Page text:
Bose’s QuietComfort Earbuds II get serious about noise cancellation

Bose does not want Apple hoard everybody the center of attention today. Up to date Apple showed off its latest AirPods Pro modelBose showed off the QuietComfort Earbuds II: $299.99 wireless earbuds that claim to offer the “world’s best noise cancellation,” according to Bose’s press release. They are available for pre-order today. in black (white arrives the first week of October) and shipping begins September 15.

I spent about 10 minutes in the new headphones at the launch event, during which Bose bombarded the press with a cacophony of sounds from everyday life (trains, planes, cars) to show off two new features: CustomTune sound calibration and Sound Mode. aware with ActiveSense. . Is awesome; ANC always makes a big difference, but the jump sounded particularly great. With the “Silent” mode activated, I had to make a lot of effort to hear the background sounds.

The CustomTune process recalibrates each earbud locally every time you take them out of the case. Play a quick start chime, then calculate how your ear canal warps the sound and adjust accordingly. Instead of relying on a one-size-fits-all ANC filter to work its magic for everyone’s ears, this one leaves the guesswork to an algorithm. You and I have both heard countless companies say they adjust the sound to the anatomy of your ear, but this was pretty convincing.

The white version of the Bose QuietComfort Earbuds II will ship in early October, without the initial release.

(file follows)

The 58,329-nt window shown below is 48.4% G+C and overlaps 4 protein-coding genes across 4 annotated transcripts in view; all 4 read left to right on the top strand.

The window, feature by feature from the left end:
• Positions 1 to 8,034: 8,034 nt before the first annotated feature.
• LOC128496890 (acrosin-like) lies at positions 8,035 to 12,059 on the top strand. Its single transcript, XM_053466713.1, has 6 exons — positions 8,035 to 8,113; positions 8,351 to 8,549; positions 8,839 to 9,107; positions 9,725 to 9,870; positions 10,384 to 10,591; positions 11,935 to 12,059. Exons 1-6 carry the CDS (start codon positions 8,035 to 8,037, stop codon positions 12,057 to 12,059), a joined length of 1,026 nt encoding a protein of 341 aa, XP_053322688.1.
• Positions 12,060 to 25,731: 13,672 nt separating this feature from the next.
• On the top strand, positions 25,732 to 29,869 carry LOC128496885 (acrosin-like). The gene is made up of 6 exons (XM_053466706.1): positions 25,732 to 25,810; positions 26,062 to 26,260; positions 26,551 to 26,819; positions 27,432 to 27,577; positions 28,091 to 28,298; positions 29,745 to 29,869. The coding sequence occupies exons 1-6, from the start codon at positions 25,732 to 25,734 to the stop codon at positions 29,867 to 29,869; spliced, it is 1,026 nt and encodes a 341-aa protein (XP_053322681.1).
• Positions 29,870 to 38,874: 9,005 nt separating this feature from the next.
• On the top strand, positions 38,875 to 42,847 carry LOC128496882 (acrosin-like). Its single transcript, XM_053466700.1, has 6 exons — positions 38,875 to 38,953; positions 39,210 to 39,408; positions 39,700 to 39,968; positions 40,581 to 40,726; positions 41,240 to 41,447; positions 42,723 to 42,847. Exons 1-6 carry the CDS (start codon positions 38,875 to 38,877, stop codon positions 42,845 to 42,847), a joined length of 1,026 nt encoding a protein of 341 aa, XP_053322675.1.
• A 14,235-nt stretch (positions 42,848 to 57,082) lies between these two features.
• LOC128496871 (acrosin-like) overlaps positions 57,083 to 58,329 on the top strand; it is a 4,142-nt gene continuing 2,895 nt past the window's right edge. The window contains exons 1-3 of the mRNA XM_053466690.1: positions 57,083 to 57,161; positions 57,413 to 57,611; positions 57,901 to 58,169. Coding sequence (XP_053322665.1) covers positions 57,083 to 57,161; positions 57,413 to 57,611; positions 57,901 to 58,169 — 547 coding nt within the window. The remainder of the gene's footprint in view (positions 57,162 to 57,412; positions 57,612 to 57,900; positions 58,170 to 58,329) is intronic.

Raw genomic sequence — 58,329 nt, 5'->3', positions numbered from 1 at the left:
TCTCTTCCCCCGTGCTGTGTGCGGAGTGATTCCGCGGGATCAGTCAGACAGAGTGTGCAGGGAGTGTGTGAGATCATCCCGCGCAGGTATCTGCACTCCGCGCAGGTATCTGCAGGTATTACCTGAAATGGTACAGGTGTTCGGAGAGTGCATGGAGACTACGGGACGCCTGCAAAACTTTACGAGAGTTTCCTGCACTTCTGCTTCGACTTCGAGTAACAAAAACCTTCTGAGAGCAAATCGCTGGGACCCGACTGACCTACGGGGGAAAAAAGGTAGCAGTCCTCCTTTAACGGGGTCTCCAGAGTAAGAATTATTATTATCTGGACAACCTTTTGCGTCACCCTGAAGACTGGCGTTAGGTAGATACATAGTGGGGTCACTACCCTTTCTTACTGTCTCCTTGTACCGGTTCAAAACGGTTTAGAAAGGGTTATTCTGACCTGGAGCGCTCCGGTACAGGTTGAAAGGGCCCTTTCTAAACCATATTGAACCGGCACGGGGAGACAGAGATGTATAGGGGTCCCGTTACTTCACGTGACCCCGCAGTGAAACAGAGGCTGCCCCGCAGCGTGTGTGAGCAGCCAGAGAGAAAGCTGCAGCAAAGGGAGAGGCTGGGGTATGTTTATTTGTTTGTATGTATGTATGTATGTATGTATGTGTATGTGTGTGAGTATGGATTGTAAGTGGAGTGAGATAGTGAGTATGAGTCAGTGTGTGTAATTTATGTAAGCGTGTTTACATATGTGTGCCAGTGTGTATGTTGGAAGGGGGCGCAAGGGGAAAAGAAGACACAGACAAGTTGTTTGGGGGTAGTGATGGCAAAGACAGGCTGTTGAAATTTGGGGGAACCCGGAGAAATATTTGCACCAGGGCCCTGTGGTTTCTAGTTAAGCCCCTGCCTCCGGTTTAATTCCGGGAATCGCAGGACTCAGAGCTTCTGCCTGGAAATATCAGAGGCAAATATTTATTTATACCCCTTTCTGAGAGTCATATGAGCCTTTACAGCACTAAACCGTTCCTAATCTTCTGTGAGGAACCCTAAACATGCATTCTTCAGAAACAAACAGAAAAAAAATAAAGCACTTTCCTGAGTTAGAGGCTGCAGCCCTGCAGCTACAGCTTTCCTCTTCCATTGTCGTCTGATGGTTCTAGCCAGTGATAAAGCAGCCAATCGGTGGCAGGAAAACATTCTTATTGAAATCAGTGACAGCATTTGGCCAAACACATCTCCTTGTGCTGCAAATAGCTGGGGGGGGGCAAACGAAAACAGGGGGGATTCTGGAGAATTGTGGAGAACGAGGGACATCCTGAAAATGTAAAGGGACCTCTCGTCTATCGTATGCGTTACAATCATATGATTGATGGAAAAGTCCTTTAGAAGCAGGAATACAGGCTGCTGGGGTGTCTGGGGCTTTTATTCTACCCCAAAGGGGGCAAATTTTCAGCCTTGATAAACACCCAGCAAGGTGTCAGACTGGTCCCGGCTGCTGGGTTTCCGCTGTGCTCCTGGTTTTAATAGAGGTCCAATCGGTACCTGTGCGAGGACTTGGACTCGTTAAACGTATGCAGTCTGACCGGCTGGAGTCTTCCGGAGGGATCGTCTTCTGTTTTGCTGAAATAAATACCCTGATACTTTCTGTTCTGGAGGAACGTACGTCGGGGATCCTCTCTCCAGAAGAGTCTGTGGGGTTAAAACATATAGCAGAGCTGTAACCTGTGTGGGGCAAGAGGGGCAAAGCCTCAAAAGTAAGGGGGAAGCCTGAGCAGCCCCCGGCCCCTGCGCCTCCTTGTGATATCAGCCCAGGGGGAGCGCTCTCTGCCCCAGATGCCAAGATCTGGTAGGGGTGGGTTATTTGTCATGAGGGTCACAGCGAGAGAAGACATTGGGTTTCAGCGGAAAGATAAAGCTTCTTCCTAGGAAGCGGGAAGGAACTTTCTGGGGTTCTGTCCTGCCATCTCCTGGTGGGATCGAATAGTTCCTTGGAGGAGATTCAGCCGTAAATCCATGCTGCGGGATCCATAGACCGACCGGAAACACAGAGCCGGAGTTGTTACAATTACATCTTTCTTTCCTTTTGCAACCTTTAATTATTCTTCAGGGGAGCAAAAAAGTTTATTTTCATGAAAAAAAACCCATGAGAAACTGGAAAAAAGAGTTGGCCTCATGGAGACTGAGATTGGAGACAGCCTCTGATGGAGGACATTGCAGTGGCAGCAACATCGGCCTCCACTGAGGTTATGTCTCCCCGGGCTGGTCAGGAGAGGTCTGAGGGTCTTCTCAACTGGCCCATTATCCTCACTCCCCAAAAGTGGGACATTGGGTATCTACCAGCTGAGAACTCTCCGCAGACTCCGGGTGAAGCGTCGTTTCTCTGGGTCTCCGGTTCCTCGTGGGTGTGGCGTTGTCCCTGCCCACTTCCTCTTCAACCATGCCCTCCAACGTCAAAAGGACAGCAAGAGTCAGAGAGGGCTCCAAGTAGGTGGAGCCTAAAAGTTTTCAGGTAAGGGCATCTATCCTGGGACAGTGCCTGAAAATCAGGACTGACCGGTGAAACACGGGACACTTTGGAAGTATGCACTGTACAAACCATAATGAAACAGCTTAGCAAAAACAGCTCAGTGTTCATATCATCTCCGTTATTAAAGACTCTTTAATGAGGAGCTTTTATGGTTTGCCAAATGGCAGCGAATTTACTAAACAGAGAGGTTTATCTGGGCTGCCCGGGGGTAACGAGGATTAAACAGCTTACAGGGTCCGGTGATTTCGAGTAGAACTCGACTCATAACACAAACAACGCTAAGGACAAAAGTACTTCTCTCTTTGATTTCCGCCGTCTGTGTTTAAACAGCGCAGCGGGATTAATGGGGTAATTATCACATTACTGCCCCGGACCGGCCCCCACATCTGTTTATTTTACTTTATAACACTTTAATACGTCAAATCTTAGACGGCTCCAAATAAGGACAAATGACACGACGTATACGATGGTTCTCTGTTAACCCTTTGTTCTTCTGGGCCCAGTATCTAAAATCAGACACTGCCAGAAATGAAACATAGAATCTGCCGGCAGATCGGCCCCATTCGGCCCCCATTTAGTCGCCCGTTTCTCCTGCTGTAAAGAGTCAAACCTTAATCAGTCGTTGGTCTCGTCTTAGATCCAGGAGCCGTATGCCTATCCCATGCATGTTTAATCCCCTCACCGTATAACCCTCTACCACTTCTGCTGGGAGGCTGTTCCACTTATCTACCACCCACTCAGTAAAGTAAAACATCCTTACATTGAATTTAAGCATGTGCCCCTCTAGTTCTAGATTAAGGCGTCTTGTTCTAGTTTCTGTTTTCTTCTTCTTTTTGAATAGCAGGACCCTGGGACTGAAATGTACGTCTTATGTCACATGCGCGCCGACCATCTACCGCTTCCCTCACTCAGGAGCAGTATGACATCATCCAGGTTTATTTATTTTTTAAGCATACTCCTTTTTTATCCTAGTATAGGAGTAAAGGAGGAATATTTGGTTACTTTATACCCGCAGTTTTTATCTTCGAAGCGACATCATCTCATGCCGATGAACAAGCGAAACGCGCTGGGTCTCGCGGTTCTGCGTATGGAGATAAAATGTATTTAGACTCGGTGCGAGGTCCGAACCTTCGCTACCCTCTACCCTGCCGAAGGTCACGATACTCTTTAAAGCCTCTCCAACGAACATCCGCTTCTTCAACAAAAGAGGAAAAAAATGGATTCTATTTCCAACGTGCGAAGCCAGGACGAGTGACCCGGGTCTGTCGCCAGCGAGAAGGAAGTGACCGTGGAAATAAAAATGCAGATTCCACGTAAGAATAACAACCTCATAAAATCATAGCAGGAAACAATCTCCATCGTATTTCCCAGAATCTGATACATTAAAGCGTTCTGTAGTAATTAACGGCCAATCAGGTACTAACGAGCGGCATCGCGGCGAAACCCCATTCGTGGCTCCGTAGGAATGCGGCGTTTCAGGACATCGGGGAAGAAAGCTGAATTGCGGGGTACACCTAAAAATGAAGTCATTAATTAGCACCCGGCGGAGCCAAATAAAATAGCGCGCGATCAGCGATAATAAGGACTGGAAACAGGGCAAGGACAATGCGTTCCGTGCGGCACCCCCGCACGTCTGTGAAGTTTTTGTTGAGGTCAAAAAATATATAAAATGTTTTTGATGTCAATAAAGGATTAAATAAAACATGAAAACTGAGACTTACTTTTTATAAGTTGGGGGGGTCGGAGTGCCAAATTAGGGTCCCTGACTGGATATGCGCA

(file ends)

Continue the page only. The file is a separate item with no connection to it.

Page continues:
Image: Bose

The other new feature, ActiveSense, works in Aware mode: Bose’s name for its transparency mode, which lets outside sound in and adapts ANC sensitivity in real time based on noises around you. Each earpiece has four microphones: one inside and three outside. Bose says this microphone array can “detect, measure, and send unwanted noise to a proprietary electronic chip” to cancel it out in “less than a fraction of a millisecond.” Here too I was impressed. The ambient sound was much more realistic and much less noisy and distorted than what I’m used to. We’ll have to wait and see if the seemingly solid microphone quality translates into good-sounding voice calls.

The QuietComfort Earbuds II use Bluetooth 5.3, though they lack multipoint pairing, which is an odd omission at this price point. Bose claims they can last up to six hours with ANC on, and the USB-C charging case (without wireless charging) supports an additional 18 hours of battery life. A 20-minute charge in the case can provide up to two hours of playback. They have IPX4 water resistance, which is good for sweat and light rain, but probably not for a downpour. The buds ship with three ear tips and three stability bands.

Bose needed to show something good to justify launching on an Apple event day. We’ll have to spend more time testing, but in my brief time with the demo unit in a controlled environment, the sound quality was stellar in “Silent” and “Aware” modes, enough that I considered ditching my over-ear. WH-1000XM3s. While their nondescript design may limit the impact they’ll make today, keep them locked for our review to see if the QuietComfort Earbuds II can deliver on the Bose hype.

A woman wearing Bose QuietComfort Earbuds II, looking happily into the distance.

At a quick glance, the QuietComfort Earbuds II could pass for some of Bose’s other wireless headphone models.
Image: Bose

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